– Social media isn’t all bad.  My online presence has allowed me to meet some awesome people that I wouldn’t have met otherwise, and gives me a whole new outlet to communicate with people.  While some of these relationships are pretty superficial, others have grown into intimate friendships with people that I adore and support.  And I truly missed these people when I was away from the internet for the weekend.  I think I would be a much lonelier person were it not for my online friendships.


Have you ever done a digital detox?  Would you ever take the challenge?  What are your thoughts on your use of digital media and do you think a detox would help you evaluate your habits and feelings?


  1. I pretty much did one while I was on a cruise for the last week of November. I was out at sea, no wifi and no data for 3 days straight. I gotta be honest with you, I really enjoyed it. I am not a Facebook/Twitter person but I do Instagram. I also work in the technology field so it was nice not to see work emails (which are pushed to my phone) on a daily basis.

    One thing I really did miss, talking/texting my husband. I have traveled overseas before without him but I find it easy to find a wifi hotspot. Out at sea I get no such luxury. I was on the cruise a week and only was able to exchange an email thread for about 5 minutes at a beach. I had to enjoy the beach so I merely told my hubs I was okay and having fun.

    • I definitely found not being able to connect with my friends the hardest part of this challenge. It’s quite amazing how we’ve changed the way that we communicate and connect in the last twenty years or so. When I was a kid, I would go away for a week’s holiday and not see or speak to any of my friends the whole time. Now if I go a few hours without seeing what my friends are up to, I feel a bit out of the loop.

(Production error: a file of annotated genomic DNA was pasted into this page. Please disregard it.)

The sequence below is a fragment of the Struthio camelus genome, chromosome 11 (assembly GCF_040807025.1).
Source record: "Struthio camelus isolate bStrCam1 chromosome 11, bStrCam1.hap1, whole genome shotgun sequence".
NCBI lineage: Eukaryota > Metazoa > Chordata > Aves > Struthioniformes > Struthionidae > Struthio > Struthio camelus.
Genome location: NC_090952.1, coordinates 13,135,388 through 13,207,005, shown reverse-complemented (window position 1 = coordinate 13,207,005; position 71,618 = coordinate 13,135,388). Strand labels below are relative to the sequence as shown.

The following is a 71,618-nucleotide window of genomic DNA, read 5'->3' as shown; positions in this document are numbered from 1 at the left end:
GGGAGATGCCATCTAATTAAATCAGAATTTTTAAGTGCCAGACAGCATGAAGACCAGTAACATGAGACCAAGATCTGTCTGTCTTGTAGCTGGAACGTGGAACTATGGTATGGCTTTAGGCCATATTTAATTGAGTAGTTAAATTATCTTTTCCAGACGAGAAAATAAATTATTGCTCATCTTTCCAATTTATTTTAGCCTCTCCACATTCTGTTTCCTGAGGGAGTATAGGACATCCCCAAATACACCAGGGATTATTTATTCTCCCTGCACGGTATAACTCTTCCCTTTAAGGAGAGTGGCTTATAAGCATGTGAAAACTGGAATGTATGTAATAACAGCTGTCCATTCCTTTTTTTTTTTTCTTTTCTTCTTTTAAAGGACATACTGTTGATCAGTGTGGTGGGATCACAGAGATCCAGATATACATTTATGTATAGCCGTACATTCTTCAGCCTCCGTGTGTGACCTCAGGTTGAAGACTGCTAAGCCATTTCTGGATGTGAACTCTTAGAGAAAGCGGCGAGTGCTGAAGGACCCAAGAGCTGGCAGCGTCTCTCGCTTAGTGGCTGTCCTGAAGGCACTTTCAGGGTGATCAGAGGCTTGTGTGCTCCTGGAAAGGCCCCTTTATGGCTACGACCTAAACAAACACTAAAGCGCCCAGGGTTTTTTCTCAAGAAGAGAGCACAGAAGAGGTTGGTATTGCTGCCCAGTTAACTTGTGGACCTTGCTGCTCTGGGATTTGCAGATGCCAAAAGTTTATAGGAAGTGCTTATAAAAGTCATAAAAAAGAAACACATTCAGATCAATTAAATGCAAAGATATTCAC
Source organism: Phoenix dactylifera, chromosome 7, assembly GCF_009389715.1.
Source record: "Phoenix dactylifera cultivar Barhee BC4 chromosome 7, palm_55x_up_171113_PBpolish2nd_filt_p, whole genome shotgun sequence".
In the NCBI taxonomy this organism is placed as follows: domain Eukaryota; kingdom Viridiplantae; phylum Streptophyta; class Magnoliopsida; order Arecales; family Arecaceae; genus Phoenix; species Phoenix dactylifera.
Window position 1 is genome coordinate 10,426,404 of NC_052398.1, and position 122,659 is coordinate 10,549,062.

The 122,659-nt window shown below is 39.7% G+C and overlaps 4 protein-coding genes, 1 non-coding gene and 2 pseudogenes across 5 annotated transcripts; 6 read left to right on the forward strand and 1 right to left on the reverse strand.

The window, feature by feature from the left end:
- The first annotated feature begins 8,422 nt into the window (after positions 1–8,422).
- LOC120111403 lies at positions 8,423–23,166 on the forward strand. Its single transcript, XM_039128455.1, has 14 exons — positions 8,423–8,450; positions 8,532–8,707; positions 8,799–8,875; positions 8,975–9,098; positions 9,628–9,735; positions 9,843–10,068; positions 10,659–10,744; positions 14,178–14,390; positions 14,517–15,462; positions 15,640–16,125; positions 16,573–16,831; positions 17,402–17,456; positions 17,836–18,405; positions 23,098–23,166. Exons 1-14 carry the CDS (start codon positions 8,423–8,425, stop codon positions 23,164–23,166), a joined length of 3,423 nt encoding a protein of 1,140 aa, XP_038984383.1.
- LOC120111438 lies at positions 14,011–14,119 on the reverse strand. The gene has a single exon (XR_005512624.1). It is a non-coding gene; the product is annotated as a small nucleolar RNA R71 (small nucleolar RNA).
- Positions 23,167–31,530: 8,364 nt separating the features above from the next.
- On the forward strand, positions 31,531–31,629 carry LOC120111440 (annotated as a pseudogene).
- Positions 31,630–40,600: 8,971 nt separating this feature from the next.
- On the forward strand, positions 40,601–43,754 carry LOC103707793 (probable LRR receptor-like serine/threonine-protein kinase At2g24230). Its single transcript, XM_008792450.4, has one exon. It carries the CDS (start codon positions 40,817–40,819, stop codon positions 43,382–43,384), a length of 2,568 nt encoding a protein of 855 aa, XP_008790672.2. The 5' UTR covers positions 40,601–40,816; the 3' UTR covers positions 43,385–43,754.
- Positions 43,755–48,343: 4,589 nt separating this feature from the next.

2. What a great post and experiment, dear gal. I try to take at least one day a week off from the web, my cell and TV a week and a weekend (or longer) every month or two. It’s not always possible, but I find that doing so really helps me unwind and feel like a bit of a load has been temporarily lifted from my busy shoulders, so I do strive for it – especially the “tech free weekend”. I love the web and technology and am grateful for them of course, but I also feel like we as humans weren’t designed to just sit in front of our own personal little digital suns 24/7 and that it’s super important to balance the offline world with the online one. We all have such a finite amount of time on this planet. Who wants to spend it all in front of the computer or TV when there is so much more to also experience and savour in life?

    Big hugs,
    ♥ Jessica

    • Too true. I also think that being connected and contactable puts a huge amount of strain on us. Particularly if you work online, having your ‘workspace’ at your fingertips 24 hours a day can make it tempting to log hours when you should be sleeping or relaxing. I think that stepping away from the screen gave me a bit of space and the opportunity to live more deliberately, rather than frittering time away online.

  3. When I went to Aitutaki for two weeks, it was hard! There was one spot on the island you could get the TEENIEST bit of internet, that was slower then dial up. I couldn’t even upload a photo. The first 24 hours was the hardest. It slowly got easier, and after two weeks, I didn’t miss it much at all. It took me so long to get back into the swing of it. I think I rely WAY too much on the internet & social media. I have to stop myself from carrying my ipad around with me everywhere!! I think I need to do a weekened detox or that, you really do get back to the ‘real world’.

    • A few months ago I went on a holiday by myself and I didn’t take a laptop because I didn’t want to have to lug it around. After I went back to my hotel in the evening, I freaked out because I had “nothing to do” (despite the adventures that were waiting to be written in my journal or the awesome book I’d bought with me). I usually spend an hour or so each night reading through my blogroll and replying to emails, so not being able to access it put me out of my comfort zone.